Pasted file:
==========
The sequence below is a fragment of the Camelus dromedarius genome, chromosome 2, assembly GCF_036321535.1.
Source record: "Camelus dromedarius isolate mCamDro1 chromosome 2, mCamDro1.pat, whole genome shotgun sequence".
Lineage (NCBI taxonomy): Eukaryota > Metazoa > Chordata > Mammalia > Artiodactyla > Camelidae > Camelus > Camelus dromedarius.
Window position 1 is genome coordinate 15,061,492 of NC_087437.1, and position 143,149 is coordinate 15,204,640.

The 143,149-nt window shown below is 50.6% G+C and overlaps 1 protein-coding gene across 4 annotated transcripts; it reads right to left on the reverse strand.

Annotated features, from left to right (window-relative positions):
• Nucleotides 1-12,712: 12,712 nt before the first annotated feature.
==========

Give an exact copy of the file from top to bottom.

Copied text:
The sequence below is a fragment of the Camelus dromedarius genome, chromosome 2, assembly GCF_036321535.1.
Source record: "Camelus dromedarius isolate mCamDro1 chromosome 2, mCamDro1.pat, whole genome shotgun sequence".
Lineage (NCBI taxonomy): Eukaryota > Metazoa > Chordata > Mammalia > Artiodactyla > Camelidae > Camelus > Camelus dromedarius.
Window position 1 is genome coordinate 15,061,492 of NC_087437.1, and position 143,149 is coordinate 15,204,640.

The 143,149-nt window shown below is 50.6% G+C and overlaps 1 protein-coding gene across 4 annotated transcripts; it reads right to left on the reverse strand.

Annotated features, from left to right (window-relative positions):
• Nucleotides 1-12,712: 12,712 nt before the first annotated feature.